Domestic violence; children in domestic violence; police reports; police and children
Household violence that involves children can be complicated situations to understand and describe for police responding to calls. Police reports are important in prosecuting cases by informing and reminding criminal justice personnel of what occurred in incidents, and inconsistencies between reports and accounts by involved persons can result in credibility loss and case dismissal (Gregory et al. 2011). Little research has been conducted on the construction of police reports, particularly in domestic violence cases involving children. This study uses three years of domestic violence police reports from a sheriff office*s database in Florida to distinguish information recorded for three types of domestic violence cases: adults only, children involved, and children present. Using a social constructionist criminologist perspective, recorded information in regards to victims, offenders, and violence mentions differ by the level of children*s involvement in cases. Discrepancies in report quality and details are important to social policy, as officers* perceptions of the involved individuals and resources, such as medical attention and injury photography, are guided by social narratives and stereotypes that can be improved through awareness and training.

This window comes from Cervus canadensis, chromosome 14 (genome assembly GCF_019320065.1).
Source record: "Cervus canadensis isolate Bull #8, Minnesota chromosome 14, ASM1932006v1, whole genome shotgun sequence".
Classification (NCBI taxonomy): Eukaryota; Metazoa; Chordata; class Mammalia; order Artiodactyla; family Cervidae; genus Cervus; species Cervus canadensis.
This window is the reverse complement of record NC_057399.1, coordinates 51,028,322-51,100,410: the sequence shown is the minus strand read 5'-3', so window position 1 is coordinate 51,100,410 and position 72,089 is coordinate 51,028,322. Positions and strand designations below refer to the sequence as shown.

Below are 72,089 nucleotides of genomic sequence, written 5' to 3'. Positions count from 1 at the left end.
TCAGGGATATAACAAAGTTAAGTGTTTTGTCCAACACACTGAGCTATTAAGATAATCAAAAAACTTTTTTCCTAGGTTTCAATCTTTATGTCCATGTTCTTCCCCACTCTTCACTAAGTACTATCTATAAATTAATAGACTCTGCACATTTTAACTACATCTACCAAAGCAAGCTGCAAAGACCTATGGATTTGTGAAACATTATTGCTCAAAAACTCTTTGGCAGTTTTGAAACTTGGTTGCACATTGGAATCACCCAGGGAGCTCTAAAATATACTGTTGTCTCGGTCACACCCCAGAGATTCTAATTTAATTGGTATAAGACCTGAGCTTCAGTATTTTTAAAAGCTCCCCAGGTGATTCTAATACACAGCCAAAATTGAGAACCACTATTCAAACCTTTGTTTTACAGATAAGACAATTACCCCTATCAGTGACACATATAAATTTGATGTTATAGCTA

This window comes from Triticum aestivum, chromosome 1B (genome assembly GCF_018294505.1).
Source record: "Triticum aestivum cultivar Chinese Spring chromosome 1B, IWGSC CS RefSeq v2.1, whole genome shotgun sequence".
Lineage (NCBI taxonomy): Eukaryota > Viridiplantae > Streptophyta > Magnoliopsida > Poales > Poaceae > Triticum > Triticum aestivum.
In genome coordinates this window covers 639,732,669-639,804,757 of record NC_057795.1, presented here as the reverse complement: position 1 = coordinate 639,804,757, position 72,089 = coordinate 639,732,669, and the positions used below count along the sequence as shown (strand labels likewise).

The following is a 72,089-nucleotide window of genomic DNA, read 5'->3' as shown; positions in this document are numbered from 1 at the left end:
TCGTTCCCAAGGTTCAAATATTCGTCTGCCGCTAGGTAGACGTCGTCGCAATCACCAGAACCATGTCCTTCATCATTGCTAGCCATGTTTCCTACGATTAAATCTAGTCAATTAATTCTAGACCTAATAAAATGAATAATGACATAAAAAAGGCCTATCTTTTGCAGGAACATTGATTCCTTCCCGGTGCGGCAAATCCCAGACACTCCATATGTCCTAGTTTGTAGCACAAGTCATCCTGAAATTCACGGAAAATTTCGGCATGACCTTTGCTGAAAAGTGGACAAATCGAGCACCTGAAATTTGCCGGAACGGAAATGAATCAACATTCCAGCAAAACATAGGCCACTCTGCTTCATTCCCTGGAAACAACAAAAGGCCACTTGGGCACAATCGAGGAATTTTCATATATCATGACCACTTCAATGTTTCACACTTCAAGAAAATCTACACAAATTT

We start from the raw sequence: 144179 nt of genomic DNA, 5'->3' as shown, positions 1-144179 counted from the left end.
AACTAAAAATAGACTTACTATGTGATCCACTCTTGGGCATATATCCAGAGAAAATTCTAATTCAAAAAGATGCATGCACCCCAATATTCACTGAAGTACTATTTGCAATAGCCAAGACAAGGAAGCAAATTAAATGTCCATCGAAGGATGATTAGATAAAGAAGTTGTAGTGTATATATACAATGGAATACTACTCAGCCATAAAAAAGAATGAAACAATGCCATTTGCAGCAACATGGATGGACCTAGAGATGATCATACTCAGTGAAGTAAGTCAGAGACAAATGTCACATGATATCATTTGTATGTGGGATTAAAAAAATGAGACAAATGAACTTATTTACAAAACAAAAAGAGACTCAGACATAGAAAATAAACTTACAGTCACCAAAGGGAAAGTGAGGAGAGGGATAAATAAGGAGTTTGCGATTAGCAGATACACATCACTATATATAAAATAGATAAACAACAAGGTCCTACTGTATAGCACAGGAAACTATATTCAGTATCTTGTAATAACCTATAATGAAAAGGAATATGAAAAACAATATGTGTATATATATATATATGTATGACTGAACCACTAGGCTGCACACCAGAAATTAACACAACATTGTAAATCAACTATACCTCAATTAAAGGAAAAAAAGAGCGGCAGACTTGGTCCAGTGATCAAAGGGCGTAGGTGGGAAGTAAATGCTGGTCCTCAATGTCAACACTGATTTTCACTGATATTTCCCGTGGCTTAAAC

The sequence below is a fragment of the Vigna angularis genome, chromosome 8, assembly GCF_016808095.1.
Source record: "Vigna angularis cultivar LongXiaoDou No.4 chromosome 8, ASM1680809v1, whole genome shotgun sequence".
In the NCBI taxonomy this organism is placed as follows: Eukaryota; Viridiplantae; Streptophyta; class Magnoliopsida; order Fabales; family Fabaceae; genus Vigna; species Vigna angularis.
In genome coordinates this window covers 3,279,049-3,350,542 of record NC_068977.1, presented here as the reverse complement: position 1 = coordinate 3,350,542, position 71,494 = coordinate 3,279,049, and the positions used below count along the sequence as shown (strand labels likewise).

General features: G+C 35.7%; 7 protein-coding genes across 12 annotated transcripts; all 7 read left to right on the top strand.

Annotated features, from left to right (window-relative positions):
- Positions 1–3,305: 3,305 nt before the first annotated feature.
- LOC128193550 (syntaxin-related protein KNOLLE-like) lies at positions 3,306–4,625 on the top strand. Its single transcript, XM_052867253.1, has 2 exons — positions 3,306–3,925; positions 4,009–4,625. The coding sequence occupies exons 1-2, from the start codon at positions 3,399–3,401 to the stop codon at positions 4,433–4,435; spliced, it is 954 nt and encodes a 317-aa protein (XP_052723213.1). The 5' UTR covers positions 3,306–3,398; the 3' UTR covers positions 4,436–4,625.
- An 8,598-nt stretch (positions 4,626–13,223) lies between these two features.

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Master of Arts (M.A.)
College of Sciences
Length of Campus-only Access
Masters Thesis (Open Access)
Dissertations, Academic -- Sciences; Sciences -- Dissertations, Academic
Nordham, Chelsea, "Report Construction When Domestic Violence Surrounds or Involves Children" (2015). Electronic Theses and Dissertations. 702.